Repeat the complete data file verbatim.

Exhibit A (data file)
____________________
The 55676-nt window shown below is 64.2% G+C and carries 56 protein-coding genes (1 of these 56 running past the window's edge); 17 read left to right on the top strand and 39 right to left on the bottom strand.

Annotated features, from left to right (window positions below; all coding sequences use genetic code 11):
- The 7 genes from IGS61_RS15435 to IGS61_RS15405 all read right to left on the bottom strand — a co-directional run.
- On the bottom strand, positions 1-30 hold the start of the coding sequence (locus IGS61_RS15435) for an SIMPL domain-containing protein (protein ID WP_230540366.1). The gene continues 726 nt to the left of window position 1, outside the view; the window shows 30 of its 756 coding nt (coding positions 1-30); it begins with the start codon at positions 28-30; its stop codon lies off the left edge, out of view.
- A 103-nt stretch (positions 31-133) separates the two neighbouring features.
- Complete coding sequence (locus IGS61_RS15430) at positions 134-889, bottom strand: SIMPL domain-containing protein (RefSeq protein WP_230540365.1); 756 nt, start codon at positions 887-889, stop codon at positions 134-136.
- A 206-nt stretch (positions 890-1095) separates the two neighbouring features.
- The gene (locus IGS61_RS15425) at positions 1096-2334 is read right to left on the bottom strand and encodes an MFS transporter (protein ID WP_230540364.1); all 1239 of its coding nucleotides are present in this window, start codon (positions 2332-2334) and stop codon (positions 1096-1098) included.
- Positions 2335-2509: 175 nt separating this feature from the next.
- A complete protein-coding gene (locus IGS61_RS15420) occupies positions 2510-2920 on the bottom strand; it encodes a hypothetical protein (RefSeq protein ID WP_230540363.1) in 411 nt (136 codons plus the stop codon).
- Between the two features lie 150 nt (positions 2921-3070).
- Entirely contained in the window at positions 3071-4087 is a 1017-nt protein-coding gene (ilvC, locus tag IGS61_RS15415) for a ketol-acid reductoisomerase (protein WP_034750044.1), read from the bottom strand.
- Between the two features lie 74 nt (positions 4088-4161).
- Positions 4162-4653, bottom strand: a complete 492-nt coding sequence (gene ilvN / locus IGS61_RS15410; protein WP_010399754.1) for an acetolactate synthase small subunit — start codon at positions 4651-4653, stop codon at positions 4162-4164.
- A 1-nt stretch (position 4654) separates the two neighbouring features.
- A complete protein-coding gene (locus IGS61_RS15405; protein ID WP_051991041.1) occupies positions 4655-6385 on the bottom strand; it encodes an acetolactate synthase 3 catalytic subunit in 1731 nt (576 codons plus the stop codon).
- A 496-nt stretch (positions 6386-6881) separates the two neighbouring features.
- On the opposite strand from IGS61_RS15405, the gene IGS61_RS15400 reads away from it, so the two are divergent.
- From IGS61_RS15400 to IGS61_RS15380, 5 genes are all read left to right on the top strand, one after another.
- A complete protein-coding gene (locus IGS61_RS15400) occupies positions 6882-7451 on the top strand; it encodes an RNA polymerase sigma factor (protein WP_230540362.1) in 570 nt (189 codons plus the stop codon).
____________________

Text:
The 55676-nt window shown below is 64.2% G+C and carries 56 protein-coding genes (1 of these 56 running past the window's edge); 17 read left to right on the top strand and 39 right to left on the bottom strand.

Annotated features, from left to right (window positions below; all coding sequences use genetic code 11):
- The 7 genes from IGS61_RS15435 to IGS61_RS15405 all read right to left on the bottom strand — a co-directional run.
- On the bottom strand, positions 1-30 hold the start of the coding sequence (locus IGS61_RS15435) for an SIMPL domain-containing protein (protein ID WP_230540366.1). The gene continues 726 nt to the left of window position 1, outside the view; the window shows 30 of its 756 coding nt (coding positions 1-30); it begins with the start codon at positions 28-30; its stop codon lies off the left edge, out of view.
- A 103-nt stretch (positions 31-133) separates the two neighbouring features.
- Complete coding sequence (locus IGS61_RS15430) at positions 134-889, bottom strand: SIMPL domain-containing protein (RefSeq protein WP_230540365.1); 756 nt, start codon at positions 887-889, stop codon at positions 134-136.
- A 206-nt stretch (positions 890-1095) separates the two neighbouring features.
- The gene (locus IGS61_RS15425) at positions 1096-2334 is read right to left on the bottom strand and encodes an MFS transporter (protein ID WP_230540364.1); all 1239 of its coding nucleotides are present in this window, start codon (positions 2332-2334) and stop codon (positions 1096-1098) included.
- Positions 2335-2509: 175 nt separating this feature from the next.
- A complete protein-coding gene (locus IGS61_RS15420) occupies positions 2510-2920 on the bottom strand; it encodes a hypothetical protein (RefSeq protein ID WP_230540363.1) in 411 nt (136 codons plus the stop codon).
- Between the two features lie 150 nt (positions 2921-3070).
- Entirely contained in the window at positions 3071-4087 is a 1017-nt protein-coding gene (ilvC, locus tag IGS61_RS15415) for a ketol-acid reductoisomerase (protein WP_034750044.1), read from the bottom strand.
- Between the two features lie 74 nt (positions 4088-4161).
- Positions 4162-4653, bottom strand: a complete 492-nt coding sequence (gene ilvN / locus IGS61_RS15410; protein WP_010399754.1) for an acetolactate synthase small subunit — start codon at positions 4651-4653, stop codon at positions 4162-4164.
- A 1-nt stretch (position 4654) separates the two neighbouring features.
- A complete protein-coding gene (locus IGS61_RS15405; protein ID WP_051991041.1) occupies positions 4655-6385 on the bottom strand; it encodes an acetolactate synthase 3 catalytic subunit in 1731 nt (576 codons plus the stop codon).
- A 496-nt stretch (positions 6386-6881) separates the two neighbouring features.
- On the opposite strand from IGS61_RS15405, the gene IGS61_RS15400 reads away from it, so the two are divergent.
- From IGS61_RS15400 to IGS61_RS15380, 5 genes are all read left to right on the top strand, one after another.
- A complete protein-coding gene (locus IGS61_RS15400) occupies positions 6882-7451 on the top strand; it encodes an RNA polymerase sigma factor (protein WP_230540362.1) in 570 nt (189 codons plus the stop codon).